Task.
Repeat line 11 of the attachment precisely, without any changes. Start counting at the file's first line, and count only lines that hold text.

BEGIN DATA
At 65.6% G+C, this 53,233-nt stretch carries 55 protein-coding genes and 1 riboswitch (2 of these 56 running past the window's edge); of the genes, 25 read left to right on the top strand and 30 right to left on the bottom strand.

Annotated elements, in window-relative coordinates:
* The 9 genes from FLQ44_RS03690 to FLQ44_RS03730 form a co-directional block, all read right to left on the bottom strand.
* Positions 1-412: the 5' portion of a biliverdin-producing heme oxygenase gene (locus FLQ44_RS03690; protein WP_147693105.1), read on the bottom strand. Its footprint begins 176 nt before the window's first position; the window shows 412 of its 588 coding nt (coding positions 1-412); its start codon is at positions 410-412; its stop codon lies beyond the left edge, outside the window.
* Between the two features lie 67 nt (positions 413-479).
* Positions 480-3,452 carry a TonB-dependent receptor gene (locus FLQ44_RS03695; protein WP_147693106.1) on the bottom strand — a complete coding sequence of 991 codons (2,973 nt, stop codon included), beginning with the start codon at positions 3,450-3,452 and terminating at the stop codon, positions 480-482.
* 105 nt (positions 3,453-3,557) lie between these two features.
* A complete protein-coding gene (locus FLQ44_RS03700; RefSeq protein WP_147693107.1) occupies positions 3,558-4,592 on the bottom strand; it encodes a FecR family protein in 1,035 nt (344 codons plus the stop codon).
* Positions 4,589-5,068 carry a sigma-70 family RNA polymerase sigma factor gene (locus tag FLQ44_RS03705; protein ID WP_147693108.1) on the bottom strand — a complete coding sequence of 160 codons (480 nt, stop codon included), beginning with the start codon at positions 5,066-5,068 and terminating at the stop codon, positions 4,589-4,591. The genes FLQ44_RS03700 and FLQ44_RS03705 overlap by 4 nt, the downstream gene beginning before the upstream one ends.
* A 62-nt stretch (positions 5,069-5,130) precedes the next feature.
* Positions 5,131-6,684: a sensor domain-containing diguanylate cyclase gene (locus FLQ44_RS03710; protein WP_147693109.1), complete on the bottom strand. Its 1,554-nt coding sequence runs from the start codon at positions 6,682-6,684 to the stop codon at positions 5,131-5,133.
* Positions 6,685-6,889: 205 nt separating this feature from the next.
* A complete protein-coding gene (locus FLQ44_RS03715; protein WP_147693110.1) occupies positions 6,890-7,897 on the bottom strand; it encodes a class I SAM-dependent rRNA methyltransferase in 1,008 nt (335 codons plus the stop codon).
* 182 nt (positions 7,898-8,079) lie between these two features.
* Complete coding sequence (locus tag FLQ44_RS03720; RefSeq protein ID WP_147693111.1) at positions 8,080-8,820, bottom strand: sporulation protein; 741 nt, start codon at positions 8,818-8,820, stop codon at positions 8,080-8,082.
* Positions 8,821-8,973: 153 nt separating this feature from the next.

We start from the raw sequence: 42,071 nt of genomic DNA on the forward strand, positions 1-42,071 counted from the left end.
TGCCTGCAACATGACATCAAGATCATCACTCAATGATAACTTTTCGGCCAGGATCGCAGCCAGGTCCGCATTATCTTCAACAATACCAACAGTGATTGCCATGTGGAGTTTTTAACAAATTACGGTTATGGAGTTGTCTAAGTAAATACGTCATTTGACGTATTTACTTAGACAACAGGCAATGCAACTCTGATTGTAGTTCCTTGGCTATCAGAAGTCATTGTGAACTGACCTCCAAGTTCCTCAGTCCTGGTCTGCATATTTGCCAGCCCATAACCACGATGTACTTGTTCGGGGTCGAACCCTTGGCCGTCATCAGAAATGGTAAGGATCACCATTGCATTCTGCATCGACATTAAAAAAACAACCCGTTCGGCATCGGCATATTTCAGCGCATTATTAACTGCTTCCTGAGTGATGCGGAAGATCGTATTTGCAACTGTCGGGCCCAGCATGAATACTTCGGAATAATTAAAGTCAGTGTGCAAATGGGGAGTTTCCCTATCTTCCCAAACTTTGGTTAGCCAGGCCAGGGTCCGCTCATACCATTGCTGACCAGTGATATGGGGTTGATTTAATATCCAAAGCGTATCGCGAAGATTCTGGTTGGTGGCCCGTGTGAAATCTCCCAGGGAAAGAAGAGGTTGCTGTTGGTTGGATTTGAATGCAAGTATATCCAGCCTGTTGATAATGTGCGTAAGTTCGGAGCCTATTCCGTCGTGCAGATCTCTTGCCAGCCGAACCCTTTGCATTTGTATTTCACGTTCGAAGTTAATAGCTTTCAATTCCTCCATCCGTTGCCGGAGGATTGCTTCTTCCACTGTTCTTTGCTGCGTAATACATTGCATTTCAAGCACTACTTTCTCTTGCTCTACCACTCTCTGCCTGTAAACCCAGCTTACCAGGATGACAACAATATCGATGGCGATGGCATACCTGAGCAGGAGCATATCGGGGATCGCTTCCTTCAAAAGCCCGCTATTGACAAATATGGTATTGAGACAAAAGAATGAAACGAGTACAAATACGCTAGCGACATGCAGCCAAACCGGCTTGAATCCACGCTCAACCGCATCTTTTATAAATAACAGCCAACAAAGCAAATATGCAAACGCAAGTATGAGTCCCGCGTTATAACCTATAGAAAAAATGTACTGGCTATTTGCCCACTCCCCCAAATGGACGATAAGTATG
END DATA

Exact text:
* Positions 5,131-6,684: a sensor domain-containing diguanylate cyclase gene (locus FLQ44_RS03710; protein WP_147693109.1), complete on the bottom strand. Its 1,554-nt coding sequence runs from the start codon at positions 6,682-6,684 to the stop codon at positions 5,131-5,133.